Now there were in the same country shepherds living out in the fields, keeping watch over their flock by night. And behold, an angel of the Lord stood before them, and the glory of the Lord shone around them, and they were greatly afraid.

Then the angel said to them, “Do not be afraid, for behold, I bring you good tidings of great joy which will be to all people. For there is born to you this day in the city of David a Savior, who is Christ the Lord. And this will be the sign to you: You will find a Babe wrapped in swaddling cloths, lying in a manger.”

And suddenly there was with the angel a multitude of the heavenly host praising God and saying:

“Glory to God in the highest,
And on earth peace, goodwill toward men!”



P.S. If you are one of the seekers of Christmas, I would love to hear from you in the comments below. We all need to know you’re out there. And if this helps, please, share.

And to all, a very merry Christmas. 


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A Storm Is Coming: Faith vs Fear

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3 A.M. Mayonnaise Prayers

My Dog Snores

Is it just me or does anyone else regularly find themselves awake at 3 A.M. worrying about the future of the country? Maybe it’s an inevitable consequence of trying to keep up with current events. The dog snores or Suzie rolls over or my neighbor who despises mufflers drives by or I drank too much tea before bedtime, for whatever reason, I find myself awake. And awake. . . In any case, my mind cranks up and it’s off to the races.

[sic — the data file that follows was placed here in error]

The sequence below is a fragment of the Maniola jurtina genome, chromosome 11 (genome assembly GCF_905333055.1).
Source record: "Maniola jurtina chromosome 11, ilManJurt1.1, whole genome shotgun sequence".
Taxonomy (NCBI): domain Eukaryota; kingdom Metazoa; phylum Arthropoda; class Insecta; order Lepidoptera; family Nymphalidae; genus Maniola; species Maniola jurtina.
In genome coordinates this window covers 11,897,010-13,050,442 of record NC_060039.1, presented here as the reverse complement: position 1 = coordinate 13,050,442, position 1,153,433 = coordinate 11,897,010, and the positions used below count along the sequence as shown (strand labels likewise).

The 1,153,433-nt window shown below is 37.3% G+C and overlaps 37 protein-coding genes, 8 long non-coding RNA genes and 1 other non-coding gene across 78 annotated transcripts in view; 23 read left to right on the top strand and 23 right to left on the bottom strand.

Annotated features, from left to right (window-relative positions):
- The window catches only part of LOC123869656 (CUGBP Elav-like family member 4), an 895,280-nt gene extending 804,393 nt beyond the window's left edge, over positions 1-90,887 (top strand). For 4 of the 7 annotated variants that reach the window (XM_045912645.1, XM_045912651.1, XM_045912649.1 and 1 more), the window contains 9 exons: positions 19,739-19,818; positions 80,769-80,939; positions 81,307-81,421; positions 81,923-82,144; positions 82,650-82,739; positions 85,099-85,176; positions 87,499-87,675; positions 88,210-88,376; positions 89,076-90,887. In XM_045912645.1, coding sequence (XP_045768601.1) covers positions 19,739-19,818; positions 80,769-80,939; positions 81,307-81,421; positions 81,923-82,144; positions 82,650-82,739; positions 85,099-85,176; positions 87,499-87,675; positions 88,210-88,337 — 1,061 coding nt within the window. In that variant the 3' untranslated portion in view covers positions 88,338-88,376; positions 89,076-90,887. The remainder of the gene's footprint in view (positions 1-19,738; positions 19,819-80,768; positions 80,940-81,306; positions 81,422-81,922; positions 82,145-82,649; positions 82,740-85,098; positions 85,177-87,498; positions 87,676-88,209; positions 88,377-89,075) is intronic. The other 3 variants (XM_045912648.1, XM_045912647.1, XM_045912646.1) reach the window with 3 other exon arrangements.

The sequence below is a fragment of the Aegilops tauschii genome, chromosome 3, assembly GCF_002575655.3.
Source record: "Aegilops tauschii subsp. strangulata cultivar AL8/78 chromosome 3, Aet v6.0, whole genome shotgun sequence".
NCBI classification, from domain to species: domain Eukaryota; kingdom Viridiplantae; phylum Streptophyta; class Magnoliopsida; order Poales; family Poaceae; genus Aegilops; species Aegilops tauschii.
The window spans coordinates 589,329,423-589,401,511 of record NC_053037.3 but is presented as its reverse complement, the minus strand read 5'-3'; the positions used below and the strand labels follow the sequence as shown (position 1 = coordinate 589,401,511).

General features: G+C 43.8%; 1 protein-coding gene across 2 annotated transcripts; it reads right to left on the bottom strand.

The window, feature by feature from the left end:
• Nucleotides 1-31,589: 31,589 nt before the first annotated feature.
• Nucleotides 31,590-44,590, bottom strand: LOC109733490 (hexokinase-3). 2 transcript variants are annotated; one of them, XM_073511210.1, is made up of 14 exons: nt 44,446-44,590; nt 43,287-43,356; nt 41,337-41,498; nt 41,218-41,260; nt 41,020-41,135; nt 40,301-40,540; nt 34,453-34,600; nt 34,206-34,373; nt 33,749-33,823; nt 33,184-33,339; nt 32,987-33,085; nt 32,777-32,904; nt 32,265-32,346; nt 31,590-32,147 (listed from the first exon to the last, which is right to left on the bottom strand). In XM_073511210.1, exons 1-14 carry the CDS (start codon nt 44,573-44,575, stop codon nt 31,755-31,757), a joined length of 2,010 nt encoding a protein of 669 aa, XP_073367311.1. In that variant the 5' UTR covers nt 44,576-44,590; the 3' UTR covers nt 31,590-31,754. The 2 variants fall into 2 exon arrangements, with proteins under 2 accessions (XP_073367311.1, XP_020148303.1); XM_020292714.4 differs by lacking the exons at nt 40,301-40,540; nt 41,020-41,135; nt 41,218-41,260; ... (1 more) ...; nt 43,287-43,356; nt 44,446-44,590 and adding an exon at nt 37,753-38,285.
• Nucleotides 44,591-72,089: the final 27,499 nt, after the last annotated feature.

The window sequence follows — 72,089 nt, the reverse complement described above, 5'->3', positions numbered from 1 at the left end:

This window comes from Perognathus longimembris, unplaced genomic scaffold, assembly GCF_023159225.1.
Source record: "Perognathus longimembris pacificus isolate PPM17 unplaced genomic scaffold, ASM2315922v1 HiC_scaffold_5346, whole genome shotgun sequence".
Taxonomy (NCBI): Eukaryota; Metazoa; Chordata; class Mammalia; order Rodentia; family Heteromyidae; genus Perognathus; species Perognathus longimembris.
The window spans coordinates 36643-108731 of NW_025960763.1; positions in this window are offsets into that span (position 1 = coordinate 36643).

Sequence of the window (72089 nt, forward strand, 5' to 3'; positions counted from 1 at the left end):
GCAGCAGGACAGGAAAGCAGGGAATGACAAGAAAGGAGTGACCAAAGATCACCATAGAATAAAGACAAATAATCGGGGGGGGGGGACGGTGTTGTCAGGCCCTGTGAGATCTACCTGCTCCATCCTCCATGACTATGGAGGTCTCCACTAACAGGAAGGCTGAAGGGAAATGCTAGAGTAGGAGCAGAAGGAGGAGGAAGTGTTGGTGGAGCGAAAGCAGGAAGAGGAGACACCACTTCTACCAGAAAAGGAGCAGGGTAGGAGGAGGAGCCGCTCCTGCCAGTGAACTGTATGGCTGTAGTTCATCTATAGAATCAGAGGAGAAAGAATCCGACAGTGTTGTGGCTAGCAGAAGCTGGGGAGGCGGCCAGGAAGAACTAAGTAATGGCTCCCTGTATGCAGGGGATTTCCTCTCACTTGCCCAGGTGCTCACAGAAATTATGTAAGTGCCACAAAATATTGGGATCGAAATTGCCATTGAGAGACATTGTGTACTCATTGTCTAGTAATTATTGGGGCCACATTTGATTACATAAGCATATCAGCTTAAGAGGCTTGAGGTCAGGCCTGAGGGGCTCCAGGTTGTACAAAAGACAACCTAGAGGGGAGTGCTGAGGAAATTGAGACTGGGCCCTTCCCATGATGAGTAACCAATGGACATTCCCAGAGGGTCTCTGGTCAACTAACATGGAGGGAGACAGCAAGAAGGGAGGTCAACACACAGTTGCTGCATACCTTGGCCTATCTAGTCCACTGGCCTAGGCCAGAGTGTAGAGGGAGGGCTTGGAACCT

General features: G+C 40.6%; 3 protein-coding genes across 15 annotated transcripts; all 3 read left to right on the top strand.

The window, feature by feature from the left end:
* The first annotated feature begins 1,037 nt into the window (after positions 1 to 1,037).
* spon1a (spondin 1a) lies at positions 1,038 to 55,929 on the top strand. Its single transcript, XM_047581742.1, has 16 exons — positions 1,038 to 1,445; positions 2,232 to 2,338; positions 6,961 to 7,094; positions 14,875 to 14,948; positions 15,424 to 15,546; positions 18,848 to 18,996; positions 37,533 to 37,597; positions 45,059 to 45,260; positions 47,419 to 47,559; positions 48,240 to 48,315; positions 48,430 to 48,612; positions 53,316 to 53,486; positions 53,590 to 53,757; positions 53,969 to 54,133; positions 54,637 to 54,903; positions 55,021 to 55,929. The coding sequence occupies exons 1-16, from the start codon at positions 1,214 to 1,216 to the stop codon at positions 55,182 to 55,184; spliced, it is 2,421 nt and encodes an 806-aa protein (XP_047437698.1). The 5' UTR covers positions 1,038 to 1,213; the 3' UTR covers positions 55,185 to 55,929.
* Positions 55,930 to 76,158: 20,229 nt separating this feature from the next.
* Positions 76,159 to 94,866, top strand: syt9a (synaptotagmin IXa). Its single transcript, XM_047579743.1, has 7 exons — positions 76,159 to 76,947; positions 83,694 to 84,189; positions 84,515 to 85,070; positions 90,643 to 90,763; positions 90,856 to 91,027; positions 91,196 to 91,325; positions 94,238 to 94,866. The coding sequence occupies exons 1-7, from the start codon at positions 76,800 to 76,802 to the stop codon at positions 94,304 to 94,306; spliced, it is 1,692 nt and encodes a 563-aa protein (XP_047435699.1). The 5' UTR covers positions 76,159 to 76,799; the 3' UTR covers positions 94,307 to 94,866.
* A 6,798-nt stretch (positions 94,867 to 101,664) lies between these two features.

They say more intelligent people don’t sleep as much. That must be it. Surely. But it feels pretty dumb at the time. I can’t do anything about the problems at that hour. I know I’ll feel miserable tomorrow. But there I am.


The best solution I’ve found is to have exercised so hard yesterday that I can’t keep my eyes open. I’ll have to remember that when I wake up yesterday. No good.

Sometimes I write my brilliant thoughts into the glare of my phone’s notes app. That’ll fix ’em.

Sometimes I imagine how Hollywood action heroes would solve the problem, but that just leads to enigmatic endings, self-hatred and awards shows.

They say the worst thing you can do is just lie in bed, so sometimes I get up and pace myself to the proper state of not caring. But that dark road descends into the valley of my ultimate nemesis – the refrigerator.

Combo Approach!

So, this morning I opted for a two-pronged attack: prayer and mayonnaise. It made sense at the time.

You see, I went shopping last night and forgot the most essential of all condiments – mayonnaise. I’d forgotten it because I never eat the fluffy white stuff. I’m a mustard man. That’s all you need to know. But my wife loves it and I love my wife so you see the conundrum. It’s a thing I must remember but never think about. Except at 3 A.M.